We have thus endeavored, in this article, to show that the legal system, as it is at present organized, is the only safe depository of human justice, and that no system could be substituted in its stead, which could produce the same beneficial consequences to mankind. We have endeavored to show, that the prejudices which have grown up against it, have been based upon its few disadvantages, arising from that imperfection which must of necessity exist in every human system, and also the acts of some of its unworthy members, and that consequently they have no solid foundation. The legal system is the embodied wisdom of ages. It is founded upon uniform decisions, which have been made by learned men, ever since the establishment of civil government. It is the only ark of constitutional liberty, human happiness, and individual rights. By the agency of the law, every where justly administered, the world may eventually exbibit that condition of social order, portrayed by Sir William Jones, in his splendid vision of a perfect state.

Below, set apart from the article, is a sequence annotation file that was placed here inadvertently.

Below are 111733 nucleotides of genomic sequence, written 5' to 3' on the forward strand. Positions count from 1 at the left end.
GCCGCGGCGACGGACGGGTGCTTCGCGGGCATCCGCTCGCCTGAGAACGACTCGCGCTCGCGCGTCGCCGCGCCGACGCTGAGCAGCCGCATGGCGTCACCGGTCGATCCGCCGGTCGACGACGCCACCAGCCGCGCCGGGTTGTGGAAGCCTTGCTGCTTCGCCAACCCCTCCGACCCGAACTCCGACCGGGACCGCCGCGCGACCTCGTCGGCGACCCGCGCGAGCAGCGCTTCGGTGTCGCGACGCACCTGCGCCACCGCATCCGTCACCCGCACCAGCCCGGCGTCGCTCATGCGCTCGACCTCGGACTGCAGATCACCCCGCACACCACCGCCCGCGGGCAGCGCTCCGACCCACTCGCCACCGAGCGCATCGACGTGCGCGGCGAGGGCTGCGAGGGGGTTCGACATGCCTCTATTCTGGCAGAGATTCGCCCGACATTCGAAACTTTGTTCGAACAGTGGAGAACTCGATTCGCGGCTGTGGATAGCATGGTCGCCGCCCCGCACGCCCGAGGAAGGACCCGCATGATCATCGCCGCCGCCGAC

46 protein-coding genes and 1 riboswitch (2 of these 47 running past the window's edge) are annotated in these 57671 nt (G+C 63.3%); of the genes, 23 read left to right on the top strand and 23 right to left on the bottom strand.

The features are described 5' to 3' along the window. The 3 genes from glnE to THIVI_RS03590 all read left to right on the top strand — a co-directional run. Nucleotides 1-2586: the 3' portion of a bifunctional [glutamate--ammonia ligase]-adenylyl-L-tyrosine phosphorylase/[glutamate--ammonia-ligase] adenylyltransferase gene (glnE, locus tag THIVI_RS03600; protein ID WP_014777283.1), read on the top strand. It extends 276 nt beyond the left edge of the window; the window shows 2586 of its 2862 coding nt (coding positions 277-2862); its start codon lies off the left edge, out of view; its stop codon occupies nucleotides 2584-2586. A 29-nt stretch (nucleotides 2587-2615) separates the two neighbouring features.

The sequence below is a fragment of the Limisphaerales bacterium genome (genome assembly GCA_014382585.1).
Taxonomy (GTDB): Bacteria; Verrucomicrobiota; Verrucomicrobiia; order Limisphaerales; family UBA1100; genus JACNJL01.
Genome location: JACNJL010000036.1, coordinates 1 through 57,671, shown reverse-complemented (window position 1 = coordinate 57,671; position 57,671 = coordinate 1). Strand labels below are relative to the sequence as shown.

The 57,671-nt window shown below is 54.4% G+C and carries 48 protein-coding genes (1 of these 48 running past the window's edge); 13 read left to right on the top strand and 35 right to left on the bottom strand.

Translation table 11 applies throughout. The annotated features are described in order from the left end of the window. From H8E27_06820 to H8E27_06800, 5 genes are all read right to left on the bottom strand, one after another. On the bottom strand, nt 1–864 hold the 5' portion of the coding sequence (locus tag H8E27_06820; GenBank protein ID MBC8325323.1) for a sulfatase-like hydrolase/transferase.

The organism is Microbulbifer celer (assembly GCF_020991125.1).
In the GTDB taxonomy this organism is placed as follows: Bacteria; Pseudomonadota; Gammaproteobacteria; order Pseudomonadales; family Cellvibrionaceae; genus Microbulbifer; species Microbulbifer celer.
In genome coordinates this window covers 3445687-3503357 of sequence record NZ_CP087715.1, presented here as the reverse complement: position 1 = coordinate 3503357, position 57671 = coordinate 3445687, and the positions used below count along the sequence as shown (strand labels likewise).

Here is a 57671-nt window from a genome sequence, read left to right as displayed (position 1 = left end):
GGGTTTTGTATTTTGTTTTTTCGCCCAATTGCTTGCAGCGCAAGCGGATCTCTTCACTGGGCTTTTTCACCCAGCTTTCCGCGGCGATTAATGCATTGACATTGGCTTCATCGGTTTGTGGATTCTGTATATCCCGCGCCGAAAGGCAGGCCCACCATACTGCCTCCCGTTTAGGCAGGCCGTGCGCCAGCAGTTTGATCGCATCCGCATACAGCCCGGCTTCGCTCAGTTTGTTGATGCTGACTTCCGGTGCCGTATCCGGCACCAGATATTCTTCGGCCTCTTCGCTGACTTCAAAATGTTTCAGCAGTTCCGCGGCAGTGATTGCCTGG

"And sovereign laro the world's collected will,
O'er thrones and globes elate,
The only mode of judging rightly of any political establishment, is, by its consequences. if such establishment is beneficial, the consequences springing from it, must, of course, be advantageous to mankind. If it is evil, such also will be its consequences. Now if we look abroad, we find that the security of human rights, and the measure of social order, is in exact proportion to the certainty, energy and justice with which the municipal law has been adıninistered. The cause of this is clear, from the fact that this law is founded upon the degeneracy of mankind. If men were righteous in their character, the necessity of the legal establishment would of course be superseded, because without it, their conduct would be governed by righteous principles, to enforce which, is the single design of this establishment. Its only object is to compel mankind to do what they would not otherwise perform by holding out compulsory motives.